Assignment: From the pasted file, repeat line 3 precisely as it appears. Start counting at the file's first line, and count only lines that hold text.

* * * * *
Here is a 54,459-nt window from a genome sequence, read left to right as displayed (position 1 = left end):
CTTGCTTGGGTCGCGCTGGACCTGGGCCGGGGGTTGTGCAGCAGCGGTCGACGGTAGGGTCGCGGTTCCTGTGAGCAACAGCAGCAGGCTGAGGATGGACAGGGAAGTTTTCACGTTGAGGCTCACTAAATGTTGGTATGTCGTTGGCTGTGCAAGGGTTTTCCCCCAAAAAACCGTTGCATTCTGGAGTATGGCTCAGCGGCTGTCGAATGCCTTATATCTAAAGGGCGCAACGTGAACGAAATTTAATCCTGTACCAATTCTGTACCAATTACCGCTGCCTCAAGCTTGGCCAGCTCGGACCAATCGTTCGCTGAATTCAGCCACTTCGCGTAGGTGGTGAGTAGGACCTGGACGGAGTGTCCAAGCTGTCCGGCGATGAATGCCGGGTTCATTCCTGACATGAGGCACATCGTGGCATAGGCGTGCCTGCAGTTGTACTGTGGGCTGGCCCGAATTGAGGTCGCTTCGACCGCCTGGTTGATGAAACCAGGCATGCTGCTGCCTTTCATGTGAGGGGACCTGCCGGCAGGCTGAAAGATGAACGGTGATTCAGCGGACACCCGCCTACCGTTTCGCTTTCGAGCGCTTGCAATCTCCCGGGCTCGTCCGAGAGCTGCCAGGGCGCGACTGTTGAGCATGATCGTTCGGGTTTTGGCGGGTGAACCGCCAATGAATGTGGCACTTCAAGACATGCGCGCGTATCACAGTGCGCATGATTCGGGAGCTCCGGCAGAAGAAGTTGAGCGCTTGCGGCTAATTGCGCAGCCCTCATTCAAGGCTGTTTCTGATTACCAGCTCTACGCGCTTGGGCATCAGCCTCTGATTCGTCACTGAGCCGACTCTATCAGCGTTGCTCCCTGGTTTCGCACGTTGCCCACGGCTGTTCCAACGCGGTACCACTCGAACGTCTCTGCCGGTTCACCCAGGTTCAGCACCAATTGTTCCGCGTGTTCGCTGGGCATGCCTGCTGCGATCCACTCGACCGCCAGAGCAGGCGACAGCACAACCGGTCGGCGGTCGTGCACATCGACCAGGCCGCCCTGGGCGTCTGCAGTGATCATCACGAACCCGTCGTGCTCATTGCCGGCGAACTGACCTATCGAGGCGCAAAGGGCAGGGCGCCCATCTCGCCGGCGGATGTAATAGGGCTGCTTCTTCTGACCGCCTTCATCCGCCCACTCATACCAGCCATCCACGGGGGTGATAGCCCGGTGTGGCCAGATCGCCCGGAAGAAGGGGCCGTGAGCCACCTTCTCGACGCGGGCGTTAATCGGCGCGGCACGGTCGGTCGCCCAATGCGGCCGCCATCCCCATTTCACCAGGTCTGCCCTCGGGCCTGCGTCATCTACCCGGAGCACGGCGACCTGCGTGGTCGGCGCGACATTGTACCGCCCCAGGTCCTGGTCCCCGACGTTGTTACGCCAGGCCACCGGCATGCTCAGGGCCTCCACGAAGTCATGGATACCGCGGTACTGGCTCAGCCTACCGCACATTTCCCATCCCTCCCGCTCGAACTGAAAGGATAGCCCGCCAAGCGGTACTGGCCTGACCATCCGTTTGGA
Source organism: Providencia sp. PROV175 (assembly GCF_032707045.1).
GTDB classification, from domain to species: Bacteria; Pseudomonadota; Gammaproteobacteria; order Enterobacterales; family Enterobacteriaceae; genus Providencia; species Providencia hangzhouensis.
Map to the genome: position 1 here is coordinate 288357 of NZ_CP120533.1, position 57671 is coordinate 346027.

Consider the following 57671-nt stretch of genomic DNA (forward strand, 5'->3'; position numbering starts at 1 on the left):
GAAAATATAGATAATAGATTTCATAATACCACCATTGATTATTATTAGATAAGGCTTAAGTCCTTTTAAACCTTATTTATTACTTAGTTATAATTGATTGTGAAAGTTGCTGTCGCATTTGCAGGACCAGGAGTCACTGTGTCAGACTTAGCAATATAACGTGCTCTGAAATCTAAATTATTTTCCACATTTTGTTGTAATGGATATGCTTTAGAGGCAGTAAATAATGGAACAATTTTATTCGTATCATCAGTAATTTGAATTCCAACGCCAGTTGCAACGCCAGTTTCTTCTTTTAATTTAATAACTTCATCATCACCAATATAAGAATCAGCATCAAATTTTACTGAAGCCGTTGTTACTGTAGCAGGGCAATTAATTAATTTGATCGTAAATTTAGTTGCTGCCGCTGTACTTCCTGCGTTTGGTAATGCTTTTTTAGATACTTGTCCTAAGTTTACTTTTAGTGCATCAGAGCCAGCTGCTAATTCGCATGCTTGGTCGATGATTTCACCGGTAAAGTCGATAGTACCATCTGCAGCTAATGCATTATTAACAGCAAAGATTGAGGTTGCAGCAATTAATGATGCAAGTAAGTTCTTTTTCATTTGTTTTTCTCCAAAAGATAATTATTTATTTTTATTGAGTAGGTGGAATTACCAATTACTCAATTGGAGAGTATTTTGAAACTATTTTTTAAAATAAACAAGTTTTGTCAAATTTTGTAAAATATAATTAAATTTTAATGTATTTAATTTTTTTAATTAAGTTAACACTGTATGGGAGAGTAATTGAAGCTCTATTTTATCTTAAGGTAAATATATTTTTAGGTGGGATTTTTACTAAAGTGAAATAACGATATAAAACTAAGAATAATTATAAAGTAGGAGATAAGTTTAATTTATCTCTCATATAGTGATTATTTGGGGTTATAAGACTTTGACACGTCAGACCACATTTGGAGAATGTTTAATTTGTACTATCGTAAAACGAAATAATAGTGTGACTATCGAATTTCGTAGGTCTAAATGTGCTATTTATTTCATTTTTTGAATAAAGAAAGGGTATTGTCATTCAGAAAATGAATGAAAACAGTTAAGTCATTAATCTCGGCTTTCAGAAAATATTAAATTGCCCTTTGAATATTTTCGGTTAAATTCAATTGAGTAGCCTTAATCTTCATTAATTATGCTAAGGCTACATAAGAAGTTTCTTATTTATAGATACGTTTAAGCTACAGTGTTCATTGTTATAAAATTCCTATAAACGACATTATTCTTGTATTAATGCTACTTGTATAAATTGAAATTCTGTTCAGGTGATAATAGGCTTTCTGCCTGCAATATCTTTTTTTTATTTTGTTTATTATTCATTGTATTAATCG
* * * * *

Source organism: Providencia sp. PROV175 (assembly GCF_032707045.1).